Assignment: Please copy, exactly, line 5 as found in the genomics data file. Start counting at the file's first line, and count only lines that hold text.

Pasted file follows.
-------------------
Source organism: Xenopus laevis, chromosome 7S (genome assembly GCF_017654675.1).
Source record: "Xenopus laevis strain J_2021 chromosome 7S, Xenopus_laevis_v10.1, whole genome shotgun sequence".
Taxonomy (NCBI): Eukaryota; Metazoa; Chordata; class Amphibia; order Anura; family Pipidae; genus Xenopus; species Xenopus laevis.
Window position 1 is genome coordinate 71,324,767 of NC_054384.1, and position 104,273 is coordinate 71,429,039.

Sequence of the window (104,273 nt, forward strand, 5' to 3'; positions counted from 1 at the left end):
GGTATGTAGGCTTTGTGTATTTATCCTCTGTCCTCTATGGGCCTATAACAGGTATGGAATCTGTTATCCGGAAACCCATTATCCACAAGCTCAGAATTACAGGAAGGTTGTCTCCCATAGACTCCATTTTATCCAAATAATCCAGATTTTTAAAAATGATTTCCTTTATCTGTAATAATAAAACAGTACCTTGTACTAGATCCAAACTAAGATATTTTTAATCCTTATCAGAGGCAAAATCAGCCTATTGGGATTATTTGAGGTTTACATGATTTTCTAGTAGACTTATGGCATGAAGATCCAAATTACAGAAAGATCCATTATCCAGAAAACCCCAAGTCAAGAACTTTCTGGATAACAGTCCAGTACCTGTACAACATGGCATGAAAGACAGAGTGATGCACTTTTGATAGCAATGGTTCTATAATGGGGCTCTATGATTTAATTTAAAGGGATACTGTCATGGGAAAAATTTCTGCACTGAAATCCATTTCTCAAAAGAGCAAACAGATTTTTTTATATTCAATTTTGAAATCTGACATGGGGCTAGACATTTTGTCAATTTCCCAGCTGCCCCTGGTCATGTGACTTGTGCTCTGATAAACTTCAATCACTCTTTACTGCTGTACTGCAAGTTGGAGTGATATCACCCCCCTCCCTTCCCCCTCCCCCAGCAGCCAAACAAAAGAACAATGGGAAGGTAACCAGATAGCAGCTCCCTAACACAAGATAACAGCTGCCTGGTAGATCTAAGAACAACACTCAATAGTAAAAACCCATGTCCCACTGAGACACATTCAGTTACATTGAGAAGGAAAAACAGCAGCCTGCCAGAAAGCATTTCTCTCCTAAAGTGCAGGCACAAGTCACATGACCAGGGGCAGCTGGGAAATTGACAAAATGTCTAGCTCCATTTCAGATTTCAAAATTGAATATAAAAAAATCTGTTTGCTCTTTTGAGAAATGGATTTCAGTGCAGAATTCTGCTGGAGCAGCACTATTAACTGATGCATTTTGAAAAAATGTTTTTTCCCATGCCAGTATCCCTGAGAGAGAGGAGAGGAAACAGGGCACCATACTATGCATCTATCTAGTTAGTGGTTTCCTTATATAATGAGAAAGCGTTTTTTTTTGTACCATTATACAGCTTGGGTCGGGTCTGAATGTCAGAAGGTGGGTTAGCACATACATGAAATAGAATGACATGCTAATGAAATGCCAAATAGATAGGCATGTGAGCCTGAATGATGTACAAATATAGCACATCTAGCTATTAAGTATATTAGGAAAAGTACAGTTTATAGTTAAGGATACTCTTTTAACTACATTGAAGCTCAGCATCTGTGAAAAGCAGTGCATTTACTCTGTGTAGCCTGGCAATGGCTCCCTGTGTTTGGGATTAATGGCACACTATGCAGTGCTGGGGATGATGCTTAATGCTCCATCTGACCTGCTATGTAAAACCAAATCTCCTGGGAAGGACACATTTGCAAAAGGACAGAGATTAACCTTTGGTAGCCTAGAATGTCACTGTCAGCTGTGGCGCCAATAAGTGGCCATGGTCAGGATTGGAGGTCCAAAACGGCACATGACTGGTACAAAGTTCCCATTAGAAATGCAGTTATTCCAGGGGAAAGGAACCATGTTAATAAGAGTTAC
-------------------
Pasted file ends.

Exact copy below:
Sequence of the window (104,273 nt, forward strand, 5' to 3'; positions counted from 1 at the left end):